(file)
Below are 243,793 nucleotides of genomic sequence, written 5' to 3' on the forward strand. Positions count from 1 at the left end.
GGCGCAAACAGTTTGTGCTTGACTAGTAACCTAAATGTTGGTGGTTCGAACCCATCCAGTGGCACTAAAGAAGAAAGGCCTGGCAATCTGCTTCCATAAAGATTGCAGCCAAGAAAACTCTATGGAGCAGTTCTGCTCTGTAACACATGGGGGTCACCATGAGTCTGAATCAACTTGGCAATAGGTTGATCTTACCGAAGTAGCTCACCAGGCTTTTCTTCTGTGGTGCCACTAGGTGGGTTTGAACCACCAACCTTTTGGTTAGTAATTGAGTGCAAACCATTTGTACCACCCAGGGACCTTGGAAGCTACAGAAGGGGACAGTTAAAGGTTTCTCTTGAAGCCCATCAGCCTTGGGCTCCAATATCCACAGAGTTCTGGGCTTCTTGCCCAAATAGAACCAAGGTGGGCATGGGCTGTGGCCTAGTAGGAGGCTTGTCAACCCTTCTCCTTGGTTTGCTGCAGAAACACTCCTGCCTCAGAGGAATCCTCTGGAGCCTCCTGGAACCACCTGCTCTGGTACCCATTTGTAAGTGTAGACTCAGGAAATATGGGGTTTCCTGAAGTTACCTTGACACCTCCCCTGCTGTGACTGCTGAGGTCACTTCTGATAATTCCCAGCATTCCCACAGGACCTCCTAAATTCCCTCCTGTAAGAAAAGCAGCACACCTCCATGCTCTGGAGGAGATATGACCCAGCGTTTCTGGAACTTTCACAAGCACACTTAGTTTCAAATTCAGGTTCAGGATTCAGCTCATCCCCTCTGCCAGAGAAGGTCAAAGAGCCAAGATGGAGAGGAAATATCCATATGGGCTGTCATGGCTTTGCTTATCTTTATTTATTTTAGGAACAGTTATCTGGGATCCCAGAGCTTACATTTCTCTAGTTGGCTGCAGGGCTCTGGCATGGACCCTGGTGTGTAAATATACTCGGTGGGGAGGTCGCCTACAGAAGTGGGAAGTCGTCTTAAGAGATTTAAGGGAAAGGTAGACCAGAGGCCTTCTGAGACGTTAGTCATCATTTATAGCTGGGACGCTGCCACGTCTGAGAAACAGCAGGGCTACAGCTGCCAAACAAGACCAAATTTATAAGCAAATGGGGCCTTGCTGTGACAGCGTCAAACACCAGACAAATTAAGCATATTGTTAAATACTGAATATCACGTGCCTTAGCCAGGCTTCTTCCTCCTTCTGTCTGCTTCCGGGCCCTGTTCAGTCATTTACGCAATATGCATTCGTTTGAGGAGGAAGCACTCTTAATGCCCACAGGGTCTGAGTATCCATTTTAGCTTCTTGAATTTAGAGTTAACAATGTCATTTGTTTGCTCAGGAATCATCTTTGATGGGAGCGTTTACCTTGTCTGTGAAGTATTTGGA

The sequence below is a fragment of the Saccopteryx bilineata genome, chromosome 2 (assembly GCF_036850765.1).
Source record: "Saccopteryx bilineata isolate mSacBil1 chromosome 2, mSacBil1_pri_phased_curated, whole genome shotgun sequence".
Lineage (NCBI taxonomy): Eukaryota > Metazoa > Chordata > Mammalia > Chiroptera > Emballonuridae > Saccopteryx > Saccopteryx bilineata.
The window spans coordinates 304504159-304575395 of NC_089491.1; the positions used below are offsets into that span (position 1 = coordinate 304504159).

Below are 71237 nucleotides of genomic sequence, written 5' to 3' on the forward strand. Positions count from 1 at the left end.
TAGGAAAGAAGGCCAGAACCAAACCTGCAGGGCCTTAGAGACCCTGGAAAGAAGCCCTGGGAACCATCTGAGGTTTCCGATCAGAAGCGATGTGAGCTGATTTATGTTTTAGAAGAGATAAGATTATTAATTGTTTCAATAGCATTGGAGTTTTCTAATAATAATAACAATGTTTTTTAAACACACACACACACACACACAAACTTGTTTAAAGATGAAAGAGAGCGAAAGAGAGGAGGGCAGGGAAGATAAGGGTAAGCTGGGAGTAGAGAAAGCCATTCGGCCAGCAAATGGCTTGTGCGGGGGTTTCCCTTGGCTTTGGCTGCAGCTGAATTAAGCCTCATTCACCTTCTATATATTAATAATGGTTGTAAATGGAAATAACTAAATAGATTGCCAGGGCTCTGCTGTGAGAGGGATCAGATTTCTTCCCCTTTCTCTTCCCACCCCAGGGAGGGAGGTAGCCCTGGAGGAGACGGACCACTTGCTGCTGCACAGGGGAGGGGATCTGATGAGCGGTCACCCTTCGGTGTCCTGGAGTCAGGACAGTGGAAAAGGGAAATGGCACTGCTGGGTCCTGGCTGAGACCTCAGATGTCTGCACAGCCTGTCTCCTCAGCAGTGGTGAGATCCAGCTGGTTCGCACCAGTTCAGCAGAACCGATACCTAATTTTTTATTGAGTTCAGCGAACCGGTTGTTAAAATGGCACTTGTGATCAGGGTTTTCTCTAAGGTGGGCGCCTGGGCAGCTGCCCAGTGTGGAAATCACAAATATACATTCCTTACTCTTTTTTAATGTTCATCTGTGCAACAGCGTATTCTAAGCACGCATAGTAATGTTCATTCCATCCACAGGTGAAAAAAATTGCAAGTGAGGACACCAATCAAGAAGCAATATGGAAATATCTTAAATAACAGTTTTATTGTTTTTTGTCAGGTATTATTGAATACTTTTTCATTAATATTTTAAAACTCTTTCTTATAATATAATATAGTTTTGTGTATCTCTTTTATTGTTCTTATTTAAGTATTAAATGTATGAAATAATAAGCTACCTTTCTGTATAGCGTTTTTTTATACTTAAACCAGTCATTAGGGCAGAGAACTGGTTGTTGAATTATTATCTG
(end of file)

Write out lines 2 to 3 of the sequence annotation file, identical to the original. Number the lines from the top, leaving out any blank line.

GGCGCAAACAGTTTGTGCTTGACTAGTAACCTAAATGTTGGTGGTTCGAACCCATCCAGTGGCACTAAAGAAGAAAGGCCTGGCAATCTGCTTCCATAAAGATTGCAGCCAAGAAAACTCTATGGAGCAGTTCTGCTCTGTAACACATGGGGGTCACCATGAGTCTGAATCAACTTGGCAATAGGTTGATCTTACCGAAGTAGCTCACCAGGCTTTTCTTCTGTGGTGCCACTAGGTGGGTTTGAACCACCAACCTTTTGGTTAGTAATTGAGTGCAAACCATTTGTACCACCCAGGGACCTTGGAAGCTACAGAAGGGGACAGTTAAAGGTTTCTCTTGAAGCCCATCAGCCTTGGGCTCCAATATCCACAGAGTTCTGGGCTTCTTGCCCAAATAGAACCAAGGTGGGCATGGGCTGTGGCCTAGTAGGAGGCTTGTCAACCCTTCTCCTTGGTTTGCTGCAGAAACACTCCTGCCTCAGAGGAATCCTCTGGAGCCTCCTGGAACCACCTGCTCTGGTACCCATTTGTAAGTGTAGACTCAGGAAATATGGGGTTTCCTGAAGTTACCTTGACACCTCCCCTGCTGTGACTGCTGAGGTCACTTCTGATAATTCCCAGCATTCCCACAGGACCTCCTAAATTCCCTCCTGTAAGAAAAGCAGCACACCTCCATGCTCTGGAGGAGATATGACCCAGCGTTTCTGGAACTTTCACAAGCACACTTAGTTTCAAATTCAGGTTCAGGATTCAGCTCATCCCCTCTGCCAGAGAAGGTCAAAGAGCCAAGATGGAGAGGAAATATCCATATGGGCTGTCATGGCTTTGCTTATCTTTATTTATTTTAGGAACAGTTATCTGGGATCCCAGAGCTTACATTTCTCTAGTTGGCTGCAGGGCTCTGGCATGGACCCTGGTGTGTAAATATACTCGGTGGGGAGGTCGCCTACAGAAGTGGGAAGTCGTCTTAAGAGATTTAAGGGAAAGGTAGACCAGAGGCCTTCTGAGACGTTAGTCATCATTTATAGCTGGGACGCTGCCACGTCTGAGAAACAGCAGGGCTACAGCTGCCAAACAAGACCAAATTTATAAGCAAATGGGGCCTTGCTGTGACAGCGTCAAACACCAGACAAATTAAGCATATTGTTAAATACTGAATATCACGTGCCTTAGCCAGGCTTCTTCCTCCTTCTGTCTGCTTCCGGGCCCTGTTCAGTCATTTACGCAATATGCATTCGTTTGAGGAGGAAGCACTCTTAATGCCCACAGGGTCTGAGTATCCATTTTAGCTTCTTGAATTTAGAGTTAACAATGTCATTTGTTTGCTCAGGAATCATCTTTGATGGGAGCGTTTACCTTGTCTGTGAAGTATTTGGA

The sequence below is a fragment of the Saccopteryx bilineata genome, chromosome 2 (assembly GCF_036850765.1).